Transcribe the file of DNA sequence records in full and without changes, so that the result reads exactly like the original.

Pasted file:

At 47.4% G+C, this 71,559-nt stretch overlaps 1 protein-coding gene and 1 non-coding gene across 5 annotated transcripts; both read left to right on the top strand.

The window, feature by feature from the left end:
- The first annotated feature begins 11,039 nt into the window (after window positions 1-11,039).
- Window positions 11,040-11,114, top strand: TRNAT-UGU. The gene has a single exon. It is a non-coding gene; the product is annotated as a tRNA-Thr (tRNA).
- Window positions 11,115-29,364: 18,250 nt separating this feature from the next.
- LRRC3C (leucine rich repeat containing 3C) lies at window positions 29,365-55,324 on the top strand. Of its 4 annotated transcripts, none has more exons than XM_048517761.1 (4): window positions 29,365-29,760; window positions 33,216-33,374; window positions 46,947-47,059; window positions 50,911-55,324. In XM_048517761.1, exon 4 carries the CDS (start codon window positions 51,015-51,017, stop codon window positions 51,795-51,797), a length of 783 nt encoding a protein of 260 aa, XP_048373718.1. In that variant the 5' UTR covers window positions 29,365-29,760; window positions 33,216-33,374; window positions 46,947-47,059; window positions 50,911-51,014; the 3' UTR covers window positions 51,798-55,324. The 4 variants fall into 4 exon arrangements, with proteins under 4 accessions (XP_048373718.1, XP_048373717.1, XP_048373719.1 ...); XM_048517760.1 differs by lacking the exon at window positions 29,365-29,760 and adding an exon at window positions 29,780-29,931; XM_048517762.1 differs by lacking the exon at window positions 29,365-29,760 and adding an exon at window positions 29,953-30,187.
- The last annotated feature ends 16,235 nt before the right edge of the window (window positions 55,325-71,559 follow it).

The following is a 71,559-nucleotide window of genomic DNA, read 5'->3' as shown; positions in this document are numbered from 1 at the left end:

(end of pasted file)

At 47.4% G+C, this 71,559-nt stretch overlaps 1 protein-coding gene and 1 non-coding gene across 5 annotated transcripts; both read left to right on the top strand.

The window, feature by feature from the left end:
- The first annotated feature begins 11,039 nt into the window (after window positions 1-11,039).
- Window positions 11,040-11,114, top strand: TRNAT-UGU. The gene has a single exon. It is a non-coding gene; the product is annotated as a tRNA-Thr (tRNA).
- Window positions 11,115-29,364: 18,250 nt separating this feature from the next.
- LRRC3C (leucine rich repeat containing 3C) lies at window positions 29,365-55,324 on the top strand. Of its 4 annotated transcripts, none has more exons than XM_048517761.1 (4): window positions 29,365-29,760; window positions 33,216-33,374; window positions 46,947-47,059; window positions 50,911-55,324. In XM_048517761.1, exon 4 carries the CDS (start codon window positions 51,015-51,017, stop codon window positions 51,795-51,797), a length of 783 nt encoding a protein of 260 aa, XP_048373718.1. In that variant the 5' UTR covers window positions 29,365-29,760; window positions 33,216-33,374; window positions 46,947-47,059; window positions 50,911-51,014; the 3' UTR covers window positions 51,798-55,324. The 4 variants fall into 4 exon arrangements, with proteins under 4 accessions (XP_048373718.1, XP_048373717.1, XP_048373719.1 ...); XM_048517760.1 differs by lacking the exon at window positions 29,365-29,760 and adding an exon at window positions 29,780-29,931; XM_048517762.1 differs by lacking the exon at window positions 29,365-29,760 and adding an exon at window positions 29,953-30,187.
- The last annotated feature ends 16,235 nt before the right edge of the window (window positions 55,325-71,559 follow it).

The following is a 71,559-nucleotide window of genomic DNA, read 5'->3' as shown; positions in this document are numbered from 1 at the left end: